A presentation to the annual meetings of the American Educational Research Association, Chicago, IL, April 3-7, 1991. [revised, 20 January, 1996

Lawrence W. Sherman, Professor
Department of Educational Psychology,
Center for Human Development, Learning and Teaching,CHDLT
School of Education and Allied Professions,(SEAP)
Miami University, Oxford, Ohio 45056,
E-MAIL: shermalw@MUOHIO.EDU FAX: [513] 529-3646 VOICE PHONE: (513)-529-6642.


Kurt Lewin, one important founding father of social psychology, influenced the development of the Group Dynamics movement in the early 1940's. Several of his students have continued that tradition. The generations of Lewinian influence are detailed in Figure 1. One of his students, Morton Deutsch, has had a long and continuing interest in "applied" social psychology. His research interests have ranged from studying productivity of work groups experiencing cooperative or competitive conditions, to more recent attempts at resolving the nuclear arms race/conflict. Throughout the past 15 years renewed interest in Deutsch's (1949) earlier research has lead several scholars to re-examine the influence of cooperation and competition on instruction. Other students of Kurt Lewin have also had a strong interest in group dynamics concepts and their applications in educational settings (eg., Leon Festinger, Ronald Lippitt and Jacob Kounin). Lewin's heritage continues on through third generation students of students of Lewin (eg., David Johnson, a student of Morton Deutsch; Eliot Aronson, a student of Leon Festinger; Richard Schmuck, a student of Ronald Lippitt; and myself, a student of Jacob Kounin).


Almost all Lewinian-oriented psychologists subscribe to the theory that human behavior is a result of the interaction of persons with their environments. This has lead to many speculations on "ACTION THEORY." An action theory examines the actions needed to achieve a desired consequence in a given situation. Johnson & Johnson (1987) have stated that "when you generate an action theory from your own experiences and then continually modify it to improve its effectiveness, you are learning experientially (p. 16-17) (See Figure 2). Experiential learning affects the learner in three ways: 1) cognitive structures are altered, 2) attitudes are modified and 3) behavioral skills are expanded. This is thought to be a cyclical process. The Johnsons (1987) have presented 12 principles of experiential learning (See Twelve Lewinian Principles of Experiential Learning, Figure 3). The last four principles focus on the influence of environments on individuals, especially the context of a social group on experiential learning. Membership in a group which is supportive and accepting will free a person to experiment with new behaviors, attitudes, and action theories. One such group might be a classroom structured for cooperative learning.

Figure 2. EXPERIENTIAL LEARNING CYCLE (After Johnson & Johnson, 1987, p. 18.)


Figure 3. TWELVE LEWINIAN PRINCIPLES OF EXPERIENTIAL LEARNING. (After Johnson & Johnson, 1987, p. 18-20)

The purpose of this paper is to present some examples of cooperative pedagogical strategies which are presently being used in post-secondary environments, especially in the context of teaching psychology. One of the first issues which needs to be addressed is the differentiation between three types of teaching formats which the Johnsons (1979) describe as goal structures. The three goal structures are 1) cooperative, 2) individually competitive, and 3) individualistic. These goal structures are primarily based on thenotion of the presence or absence of interdependence among classroom members. Three types of positive interdependence have been described by Thompson (1967) and include 1) pooled, 2) sequential, and 3) reciprocal interdependence. If any three are present we can assume a cooperative goal structure is in operation. One form of cooperative learning has been labeled "Collaborative Learning" and has been used extensively in the teaching of writing at the post-secondary level of education (Bruffee, 1993). While elements of collaborative learning are present in many cooperative pedagogics, some have felt it necessary to make a distinction between collaborative and cooperative learning. Others find cooperative and collaborative complements to each other ((Brody, 1995).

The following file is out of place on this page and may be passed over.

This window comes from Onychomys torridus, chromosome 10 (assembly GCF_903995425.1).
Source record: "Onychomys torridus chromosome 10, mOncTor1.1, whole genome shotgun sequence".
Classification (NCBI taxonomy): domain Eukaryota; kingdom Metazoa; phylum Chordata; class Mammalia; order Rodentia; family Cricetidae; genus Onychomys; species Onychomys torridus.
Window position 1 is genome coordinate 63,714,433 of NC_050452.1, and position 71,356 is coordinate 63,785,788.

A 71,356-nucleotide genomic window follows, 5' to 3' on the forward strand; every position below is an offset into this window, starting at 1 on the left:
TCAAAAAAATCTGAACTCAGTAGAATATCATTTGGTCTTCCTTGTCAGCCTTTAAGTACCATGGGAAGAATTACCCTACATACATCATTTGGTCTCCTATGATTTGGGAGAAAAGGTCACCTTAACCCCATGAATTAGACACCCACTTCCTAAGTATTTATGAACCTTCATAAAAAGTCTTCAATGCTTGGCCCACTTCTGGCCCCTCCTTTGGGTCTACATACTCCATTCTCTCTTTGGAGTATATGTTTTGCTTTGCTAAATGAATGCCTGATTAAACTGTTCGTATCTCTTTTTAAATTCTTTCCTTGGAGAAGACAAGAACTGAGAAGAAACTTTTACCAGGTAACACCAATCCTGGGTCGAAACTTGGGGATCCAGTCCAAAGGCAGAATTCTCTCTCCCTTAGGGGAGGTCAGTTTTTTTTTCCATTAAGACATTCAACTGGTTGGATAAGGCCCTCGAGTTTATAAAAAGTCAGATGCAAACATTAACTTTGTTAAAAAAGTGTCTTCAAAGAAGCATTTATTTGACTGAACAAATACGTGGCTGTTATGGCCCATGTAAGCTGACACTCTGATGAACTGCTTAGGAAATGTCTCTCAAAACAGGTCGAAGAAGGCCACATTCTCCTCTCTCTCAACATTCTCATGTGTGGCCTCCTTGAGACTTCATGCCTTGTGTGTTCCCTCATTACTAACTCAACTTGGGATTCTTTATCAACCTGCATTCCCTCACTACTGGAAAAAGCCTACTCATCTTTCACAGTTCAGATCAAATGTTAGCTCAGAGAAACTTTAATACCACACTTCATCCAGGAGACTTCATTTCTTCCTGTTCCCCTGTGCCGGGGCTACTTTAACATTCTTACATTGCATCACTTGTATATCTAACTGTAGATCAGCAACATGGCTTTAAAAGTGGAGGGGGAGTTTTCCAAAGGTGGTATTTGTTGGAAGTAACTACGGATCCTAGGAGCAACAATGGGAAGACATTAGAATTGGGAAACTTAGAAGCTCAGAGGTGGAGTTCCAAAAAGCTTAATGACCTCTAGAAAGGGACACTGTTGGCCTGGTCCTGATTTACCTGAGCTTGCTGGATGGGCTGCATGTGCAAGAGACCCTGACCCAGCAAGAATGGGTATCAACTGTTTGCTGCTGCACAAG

Cooperative goal structures are in operation when two or more individuals are in a situation where the task-related efforts of individuals help others to be rewarded. Group members behave in a positively interdependent fashion and are rewarded on the basis of the quality or quantity of the group product according to a fixed set of standards, those standards being mastery or criterion-referenced performance standards. Collaborative learning might fit into this category of goal structure. A variety of Peer-tutoring models such as Aronson's Jigsaw technique, Fantuzzo's or Dansereau's peer dyads would also be located here. The Johnsons' and Sharans' Group-Investigation models are considered cooperative goal structures. Sherman's (1990) Dyadic Essay Confrontations (DEC) might be considered an example of a cooperative technique which makes use of collaborative learning. Slavin (1983) has further differentiated cooperative goal structures on the basis of two types of task structures and three types of incentive structures (See Figure 4).

Figure 4. Categorization of Cooperative Learning Methods by Incentive and Task Structures

Task Structure                         Incentive Structure

                  Group Reward    Group Reward for    Individual Reward                       for Individual  Group Product                     Learning
Group Study       STAD, TGT,      Learning Together   Peterson & (No Task          Humphries, et   Wheeler & Ryan      Janicki (1979) Specialization)   al. (1982);     (1973)              Webb & Kenderski                   Hamblin, et al.                     (1984); Starr &                   (1971); Sherman                     Schuermann                   (1986)                              (1986)
Task              Jigsaw II       GI (Sharan, 1980)   Aronson's Jigsaw Specialization    Slavin          Sherman &           (1978)                                   Hazleton (1988)                                   Sherman (1988)